Fabio Capello has vowed to remain as England boss until 2012, even though the Italian's £6million-a-year contract with the FA has an escape clause that would allow either party to call time on the agreement after this summer's World Cup in South Africa.
Given the astounding reversal in fortunes - from not even making Euro 2008 to being installed as third favourites for the biggest prize in the game - it is impossible to conceive the FA would rip the deal up. There has been a sneaking suspicion that Capello might though.
The theory goes that the 63-year-old is not entirely keen on life in London, misses the day-to-day involvement of being a club boss and, considering his lack of affinity to the England cause, would prefer to head home. In fact, Capello loves his life and his job.
He has repeatedly stressed the England manager's post was the only international role he wanted, that the challenge of reinvigorating the Three Lions was much more appealing even than coaching Italy, whose four World Cups give them a status sadly lacking in this country. And, as he looks ahead to next week's Euro 2012 draw in Warsaw, Capello confirmed he has no plans to quit.
"I hope to be still here in 2012,'' he said. "It depends on the FA and results at the World Cup of course but I am really happy. I like my job. I like being England manager and I hope after the World Cup I will still be manager.
"I don't think about not being the England manager. The football in England is exciting, the Premier League is good and I enjoy working with the English players.''
Certainly Capello seems to have avoided much of the negative publicity that has surrounded the role in recent years. The Sven-Goran Eriksson era was side-tracked by dalliances, both professional and personal, involving Chelsea, Ulrika Jonsson and Faria Alam. He also kept failing at the quarter-finals, a test admittedly Capello is yet to face.
Steve McClaren's ill-fated two years were hampered by injuries to key men, plus decisions such as playing Scott Carson in the vital final qualifier against Croatia after only making his debut five days earlier, that merely confirmed a suspicion that he was not up to the task. Those thoughts do not exist with Capello.
Even the sceptics who maintain an Englishman should be England manager would struggle to argue Capello has not been a success, while the former AC Milan coach's vast experience and trophies at the highest level earn him a priceless degree of respect from his peers.
"I have a good feeling with the players but also the managers and the FA,'' Capello said. "That is important for me. I am comfortable here in England and with this job - it gives me great satisfaction and we still have things to achieve.
"For me being happy in my job is the most important thing. It is not just about managing the team - it is everything. Being England manager makes me happy. I like living in London and so does my wife. The message is I am happy here and I hope to be the England manager for the Euros.''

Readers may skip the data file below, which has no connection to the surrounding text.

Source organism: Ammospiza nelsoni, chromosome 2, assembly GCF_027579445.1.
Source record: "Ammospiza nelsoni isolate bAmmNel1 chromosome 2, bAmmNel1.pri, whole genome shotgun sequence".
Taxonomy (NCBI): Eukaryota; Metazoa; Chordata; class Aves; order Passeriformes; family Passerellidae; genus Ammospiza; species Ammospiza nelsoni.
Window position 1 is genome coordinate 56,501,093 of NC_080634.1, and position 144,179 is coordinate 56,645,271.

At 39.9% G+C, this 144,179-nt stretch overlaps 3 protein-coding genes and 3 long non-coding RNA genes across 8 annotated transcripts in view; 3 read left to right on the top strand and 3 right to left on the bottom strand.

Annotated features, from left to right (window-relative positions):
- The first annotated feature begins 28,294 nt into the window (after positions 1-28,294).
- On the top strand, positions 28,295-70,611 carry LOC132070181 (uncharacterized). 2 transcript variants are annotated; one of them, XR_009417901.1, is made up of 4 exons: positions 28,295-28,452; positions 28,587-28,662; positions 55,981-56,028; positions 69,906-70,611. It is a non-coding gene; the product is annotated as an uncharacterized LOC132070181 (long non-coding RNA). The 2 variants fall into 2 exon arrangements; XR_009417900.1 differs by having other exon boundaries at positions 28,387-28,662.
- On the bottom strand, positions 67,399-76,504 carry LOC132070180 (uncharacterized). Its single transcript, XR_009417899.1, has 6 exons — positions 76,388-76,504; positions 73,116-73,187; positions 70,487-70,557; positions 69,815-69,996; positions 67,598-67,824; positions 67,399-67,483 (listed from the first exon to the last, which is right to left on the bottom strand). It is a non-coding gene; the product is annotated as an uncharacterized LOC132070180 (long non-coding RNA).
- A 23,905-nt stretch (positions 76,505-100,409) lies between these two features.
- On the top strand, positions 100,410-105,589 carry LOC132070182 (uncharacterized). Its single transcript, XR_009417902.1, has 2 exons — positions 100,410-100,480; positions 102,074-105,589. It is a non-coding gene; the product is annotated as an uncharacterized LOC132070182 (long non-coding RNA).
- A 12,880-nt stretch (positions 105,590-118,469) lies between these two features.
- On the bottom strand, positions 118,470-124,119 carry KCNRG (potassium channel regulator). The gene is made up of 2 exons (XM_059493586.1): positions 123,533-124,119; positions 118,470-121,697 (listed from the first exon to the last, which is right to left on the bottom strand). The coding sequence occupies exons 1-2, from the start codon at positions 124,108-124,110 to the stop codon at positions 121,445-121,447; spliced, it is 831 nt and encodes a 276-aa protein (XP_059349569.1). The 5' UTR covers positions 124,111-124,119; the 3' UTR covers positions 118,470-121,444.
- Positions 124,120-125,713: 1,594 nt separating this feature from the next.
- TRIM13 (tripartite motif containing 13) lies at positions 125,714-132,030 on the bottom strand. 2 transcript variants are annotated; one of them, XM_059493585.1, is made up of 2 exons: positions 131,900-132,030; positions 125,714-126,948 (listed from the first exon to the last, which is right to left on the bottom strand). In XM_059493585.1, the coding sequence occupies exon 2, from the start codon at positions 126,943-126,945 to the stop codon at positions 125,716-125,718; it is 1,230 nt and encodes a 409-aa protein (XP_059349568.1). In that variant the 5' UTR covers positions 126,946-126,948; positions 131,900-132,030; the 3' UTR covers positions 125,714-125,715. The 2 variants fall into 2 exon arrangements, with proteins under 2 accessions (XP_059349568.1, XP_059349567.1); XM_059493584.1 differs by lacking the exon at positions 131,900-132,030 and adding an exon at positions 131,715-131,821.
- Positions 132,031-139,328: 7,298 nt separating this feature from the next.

Capello asked Wayne Rooney a simple question after a couple of months of his reign as England manager, and the answer has taken the team's World Cup talisman into an elite group of superstars.
No-one doubted Rooney's potential from the moment he exploded onto the scene as a 16-year-old with Everton by smashing that sensational winner against Arsenal at Goodison Park. Yet alongside Cristiano Ronaldo at Manchester United, his progress appeared painfully slow.
When Ronaldo scored 42 goals in United's momentous 2008 campaign, when they won the Champions League, Rooney managed a mere 18. Last term the figures were 26 and 20. Capello was puzzled.
"After a few games I asked him why he didn't score more goals,'' recalled the Italian, himself a former striker. "He was playing too far from goal. It needed to change. Now he is playing closer to goal - and scoring. His goal in the Carling Cup against City was in an area where I want him to be. That is where he can be a dangerous player.''
At the same time as Capello was looking at altering Rooney's role, Sir Alex Ferguson was making exactly the same point. Yet, with the presence of Ronaldo forcing Rooney to play out wide, especially in the latter part of last season when the now departed former world player of the year had virtually abandoned his defensive duties, it is perhaps no surprise the first signs of improvement came with England.
Now the same is happening at United. Nine goals in a triumphant World Cup qualifying campaign have been followed by 21 so far this term at club level, with Ferguson setting Rooney a rather conservative target of 30, seven more than his previous best.
"Rooney has improved a lot during the last two years and this season he has been fantastic,'' enthused Capello. "He has been United's leader on the pitch this season. It is not easy to improve but he has taken his game to another level. For me, he has improved in every area. He is showing a new maturity and is scoring goals, which is good for him, Manchester United and England.''